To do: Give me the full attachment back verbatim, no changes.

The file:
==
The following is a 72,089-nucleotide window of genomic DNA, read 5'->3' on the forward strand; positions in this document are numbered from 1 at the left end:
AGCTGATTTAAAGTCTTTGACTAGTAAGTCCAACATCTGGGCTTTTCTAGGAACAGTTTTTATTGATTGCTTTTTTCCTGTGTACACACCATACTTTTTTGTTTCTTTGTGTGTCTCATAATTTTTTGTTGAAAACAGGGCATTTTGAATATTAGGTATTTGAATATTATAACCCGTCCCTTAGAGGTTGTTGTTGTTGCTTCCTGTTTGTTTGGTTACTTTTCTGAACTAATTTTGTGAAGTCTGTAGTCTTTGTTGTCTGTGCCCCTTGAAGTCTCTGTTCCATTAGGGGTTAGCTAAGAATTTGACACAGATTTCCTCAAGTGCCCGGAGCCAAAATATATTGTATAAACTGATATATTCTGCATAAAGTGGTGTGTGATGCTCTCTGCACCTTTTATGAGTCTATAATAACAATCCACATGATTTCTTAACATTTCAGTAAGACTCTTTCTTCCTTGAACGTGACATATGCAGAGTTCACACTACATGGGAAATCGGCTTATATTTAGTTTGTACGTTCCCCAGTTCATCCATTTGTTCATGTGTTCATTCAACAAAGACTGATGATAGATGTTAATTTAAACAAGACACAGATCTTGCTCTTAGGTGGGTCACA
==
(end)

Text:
The following is a 72,089-nucleotide window of genomic DNA, read 5'->3' on the forward strand; positions in this document are numbered from 1 at the left end:
AGCTGATTTAAAGTCTTTGACTAGTAAGTCCAACATCTGGGCTTTTCTAGGAACAGTTTTTATTGATTGCTTTTTTCCTGTGTACACACCATACTTTTTTGTTTCTTTGTGTGTCTCATAATTTTTTGTTGAAAACAGGGCATTTTGAATATTAGGTATTTGAATATTATAACCCGTCCCTTAGAGGTTGTTGTTGTTGCTTCCTGTTTGTTTGGTTACTTTTCTGAACTAATTTTGTGAAGTCTGTAGTCTTTGTTGTCTGTGCCCCTTGAAGTCTCTGTTCCATTAGGGGTTAGCTAAGAATTTGACACAGATTTCCTCAAGTGCCCGGAGCCAAAATATATTGTATAAACTGATATATTCTGCATAAAGTGGTGTGTGATGCTCTCTGCACCTTTTATGAGTCTATAATAACAATCCACATGATTTCTTAACATTTCAGTAAGACTCTTTCTTCCTTGAACGTGACATATGCAGAGTTCACACTACATGGGAAATCGGCTTATATTTAGTTTGTACGTTCCCCAGTTCATCCATTTGTTCATGTGTTCATTCAACAAAGACTGATGATAGATGTTAATTTAAACAAGACACAGATCTTGCTCTTAGGTGGGTCACA